Phil Spencer, the chief of Microsoft’s Xbox unit, wants to untether his team’s green-hued brand from the video-gaming console that shares its name.
Phil Spencer, the chief of Microsoft’s Xbox unit, wants to untether his team’s green-hued brand from the video-gaming console that shares its name. At a media event last week, Spencer, a 27-year Microsoft veteran, echoed the Redmond company’s new cross-device focus with a pledge that his team was focused on video-gamers, regardless of whether they’re on a console or personal computer.
In an interview, he expanded on his vision for Microsoft’s gaming franchise and its role in the industry.
Q: You paint a pretty negative picture of the industry habit of making a new console every five to eight years that makes all your old games obsolete. Are we heading toward that same cycle again?
A: We’re not. And I think actually if you look at what Sony’s doing in bringing VR (virtual reality) into the middle of their generation, they’re trying to create a platform on top of their platform.
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Today, you see innovation happening so fast in other device categories that I think consoles should evolve. What other consumer-electronics device, aside from maybe your TV, do you have in your house that you buy and you expect it to last for 10 years? Your phone? What’s the half-life like now, 2½ years before somebody buys a new one? PC upgrade cycle is similar. Tablet, same thing.
There is a certain liberation and innovation that can happen there. The iPad games I bought five years ago still play on the iPad I have now. And I think that’s part of the commitment that we need to make to our (console) customers.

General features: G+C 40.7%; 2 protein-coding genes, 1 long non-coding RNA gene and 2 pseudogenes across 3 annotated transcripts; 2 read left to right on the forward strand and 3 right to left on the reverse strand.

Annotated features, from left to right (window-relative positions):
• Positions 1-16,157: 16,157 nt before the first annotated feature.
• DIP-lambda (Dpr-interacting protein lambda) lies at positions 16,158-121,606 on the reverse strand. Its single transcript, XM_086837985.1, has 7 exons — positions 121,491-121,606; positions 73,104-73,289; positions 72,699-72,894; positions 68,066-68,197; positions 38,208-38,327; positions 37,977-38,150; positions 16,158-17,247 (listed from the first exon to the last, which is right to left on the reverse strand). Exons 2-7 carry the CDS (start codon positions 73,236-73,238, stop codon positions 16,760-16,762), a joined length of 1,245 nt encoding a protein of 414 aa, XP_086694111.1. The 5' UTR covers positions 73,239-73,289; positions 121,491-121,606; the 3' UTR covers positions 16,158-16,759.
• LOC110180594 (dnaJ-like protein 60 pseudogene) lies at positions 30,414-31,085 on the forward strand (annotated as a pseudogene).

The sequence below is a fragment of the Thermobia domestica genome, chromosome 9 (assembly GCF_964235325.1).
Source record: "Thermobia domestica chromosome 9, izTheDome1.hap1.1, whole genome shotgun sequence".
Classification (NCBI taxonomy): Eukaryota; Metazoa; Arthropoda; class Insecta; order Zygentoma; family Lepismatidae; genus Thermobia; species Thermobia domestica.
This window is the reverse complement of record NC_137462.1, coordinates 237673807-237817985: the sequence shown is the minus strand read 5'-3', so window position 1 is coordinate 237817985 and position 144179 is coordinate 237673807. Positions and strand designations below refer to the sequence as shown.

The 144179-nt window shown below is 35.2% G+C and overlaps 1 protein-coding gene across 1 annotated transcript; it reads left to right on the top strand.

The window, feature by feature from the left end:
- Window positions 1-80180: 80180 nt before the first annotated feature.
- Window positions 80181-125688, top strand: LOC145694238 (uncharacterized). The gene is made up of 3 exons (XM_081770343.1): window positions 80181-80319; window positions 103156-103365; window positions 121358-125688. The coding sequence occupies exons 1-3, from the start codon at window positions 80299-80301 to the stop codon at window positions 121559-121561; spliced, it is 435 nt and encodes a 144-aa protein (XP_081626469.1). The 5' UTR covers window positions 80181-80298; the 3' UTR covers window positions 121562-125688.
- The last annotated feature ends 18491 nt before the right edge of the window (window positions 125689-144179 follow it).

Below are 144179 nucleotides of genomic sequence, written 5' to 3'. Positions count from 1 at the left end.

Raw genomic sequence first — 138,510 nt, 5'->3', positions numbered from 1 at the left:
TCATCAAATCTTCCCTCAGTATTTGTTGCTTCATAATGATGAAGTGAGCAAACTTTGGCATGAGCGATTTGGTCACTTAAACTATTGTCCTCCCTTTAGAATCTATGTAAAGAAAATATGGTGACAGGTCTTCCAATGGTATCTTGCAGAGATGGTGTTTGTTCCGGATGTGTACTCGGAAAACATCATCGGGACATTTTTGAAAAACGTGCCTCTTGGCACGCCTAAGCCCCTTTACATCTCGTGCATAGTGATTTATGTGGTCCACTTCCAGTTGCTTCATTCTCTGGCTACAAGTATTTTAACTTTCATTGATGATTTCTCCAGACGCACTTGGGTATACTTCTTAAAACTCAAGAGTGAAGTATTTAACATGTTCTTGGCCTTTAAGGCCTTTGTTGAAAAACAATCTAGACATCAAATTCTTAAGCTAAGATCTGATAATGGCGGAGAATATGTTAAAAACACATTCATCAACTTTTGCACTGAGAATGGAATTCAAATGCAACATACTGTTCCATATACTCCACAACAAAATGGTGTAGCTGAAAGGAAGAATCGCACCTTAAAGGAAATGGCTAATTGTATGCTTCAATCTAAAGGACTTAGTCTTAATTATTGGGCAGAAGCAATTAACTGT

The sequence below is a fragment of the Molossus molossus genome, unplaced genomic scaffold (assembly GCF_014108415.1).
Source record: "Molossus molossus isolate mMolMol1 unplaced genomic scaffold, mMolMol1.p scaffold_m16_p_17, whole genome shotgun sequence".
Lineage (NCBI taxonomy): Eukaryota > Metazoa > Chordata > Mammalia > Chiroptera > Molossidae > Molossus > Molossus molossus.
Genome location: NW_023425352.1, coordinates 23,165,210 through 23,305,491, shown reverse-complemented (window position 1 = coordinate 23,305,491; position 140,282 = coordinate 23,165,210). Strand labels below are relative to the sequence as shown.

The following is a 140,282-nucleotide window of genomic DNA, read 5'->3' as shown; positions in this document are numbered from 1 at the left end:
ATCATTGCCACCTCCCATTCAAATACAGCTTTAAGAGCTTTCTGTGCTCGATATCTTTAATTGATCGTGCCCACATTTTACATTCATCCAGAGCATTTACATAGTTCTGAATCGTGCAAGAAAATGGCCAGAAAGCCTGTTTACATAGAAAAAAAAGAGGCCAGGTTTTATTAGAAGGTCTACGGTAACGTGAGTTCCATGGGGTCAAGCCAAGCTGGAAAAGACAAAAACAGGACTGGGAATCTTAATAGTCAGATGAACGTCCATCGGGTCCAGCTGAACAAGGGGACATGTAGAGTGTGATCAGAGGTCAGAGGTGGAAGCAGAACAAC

Q: Microsoft’s PC push has a big engineering component, linking Windows and Xbox. But what does the non-engineering push look like? What are Microsoft’s studios doing?
A: What’s worth calling out is our first-party creative capability. We know we have to go make the market. What does it mean to start “Quantum Break” on one screen and continue on another screen, and jump back and forth.
Most of the console (developers) will wait to see how our jump lands, and that makes complete sense from their business perspective. We talk to them about what our plans are and what we’re doing with “Quantum Break” and what we’re doing with “Forza.”
Q: If you’re thinking about gamers as a group across device types, what do you think about mobile?
A: We have work as a company to do in mobile. Nobody could look at Microsoft and not see that.
With the Xbox brand, the gamer that we have gaming with us and the content that we have, the closest adjacency I see is PC desktop.
When we go and talk to our customers about where else they play, and what games they play, the logical extension of us today is from television to expanding to television and PC. In the long run, we want Xbox Live to be anywhere somebody wants to play.
I don’t know that I’m going to be driving 4K (resolution) “Forza” on my phone any time soon, but our long-term strategy definitely will include mobile, tablet, touch, phone.
Q: So mobile’s not the immediate priority if you’re moving to adjacent markets.